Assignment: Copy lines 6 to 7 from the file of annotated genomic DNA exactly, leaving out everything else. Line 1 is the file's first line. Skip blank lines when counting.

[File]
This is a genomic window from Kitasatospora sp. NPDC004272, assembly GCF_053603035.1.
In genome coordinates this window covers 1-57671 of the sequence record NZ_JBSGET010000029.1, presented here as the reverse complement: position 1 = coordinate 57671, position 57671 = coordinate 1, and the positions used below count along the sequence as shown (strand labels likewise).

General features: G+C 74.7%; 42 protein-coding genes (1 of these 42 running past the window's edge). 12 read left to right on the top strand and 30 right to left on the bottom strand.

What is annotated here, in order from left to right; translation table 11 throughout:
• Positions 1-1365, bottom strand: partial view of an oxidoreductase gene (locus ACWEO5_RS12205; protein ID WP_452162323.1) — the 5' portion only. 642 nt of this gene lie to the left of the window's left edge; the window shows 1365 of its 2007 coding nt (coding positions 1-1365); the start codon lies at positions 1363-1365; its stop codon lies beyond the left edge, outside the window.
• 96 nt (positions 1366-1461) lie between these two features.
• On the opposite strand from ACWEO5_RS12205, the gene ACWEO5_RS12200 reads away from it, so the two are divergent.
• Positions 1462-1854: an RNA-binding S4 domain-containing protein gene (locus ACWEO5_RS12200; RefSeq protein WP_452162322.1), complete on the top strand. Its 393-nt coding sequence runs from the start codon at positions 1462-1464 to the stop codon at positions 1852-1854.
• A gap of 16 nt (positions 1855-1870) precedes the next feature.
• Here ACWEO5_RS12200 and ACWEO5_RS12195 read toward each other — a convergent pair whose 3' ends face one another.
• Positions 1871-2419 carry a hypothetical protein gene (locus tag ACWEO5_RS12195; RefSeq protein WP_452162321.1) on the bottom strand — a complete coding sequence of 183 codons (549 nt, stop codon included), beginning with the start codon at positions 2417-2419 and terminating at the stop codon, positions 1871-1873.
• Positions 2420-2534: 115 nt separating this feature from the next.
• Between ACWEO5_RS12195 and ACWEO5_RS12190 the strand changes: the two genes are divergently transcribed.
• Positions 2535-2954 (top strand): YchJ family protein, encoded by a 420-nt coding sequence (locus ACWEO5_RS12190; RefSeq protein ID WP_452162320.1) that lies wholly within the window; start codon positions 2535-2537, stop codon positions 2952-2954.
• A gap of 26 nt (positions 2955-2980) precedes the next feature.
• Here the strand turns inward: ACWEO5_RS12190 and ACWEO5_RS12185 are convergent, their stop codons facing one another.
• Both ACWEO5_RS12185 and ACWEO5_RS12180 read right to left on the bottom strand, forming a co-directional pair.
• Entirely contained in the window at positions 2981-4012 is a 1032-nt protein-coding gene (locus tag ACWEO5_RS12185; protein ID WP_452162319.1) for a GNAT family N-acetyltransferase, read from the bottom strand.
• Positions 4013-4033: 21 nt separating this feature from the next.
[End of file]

• 96 nt (positions 1366-1461) lie between these two features.
• On the opposite strand from ACWEO5_RS12205, the gene ACWEO5_RS12200 reads away from it, so the two are divergent.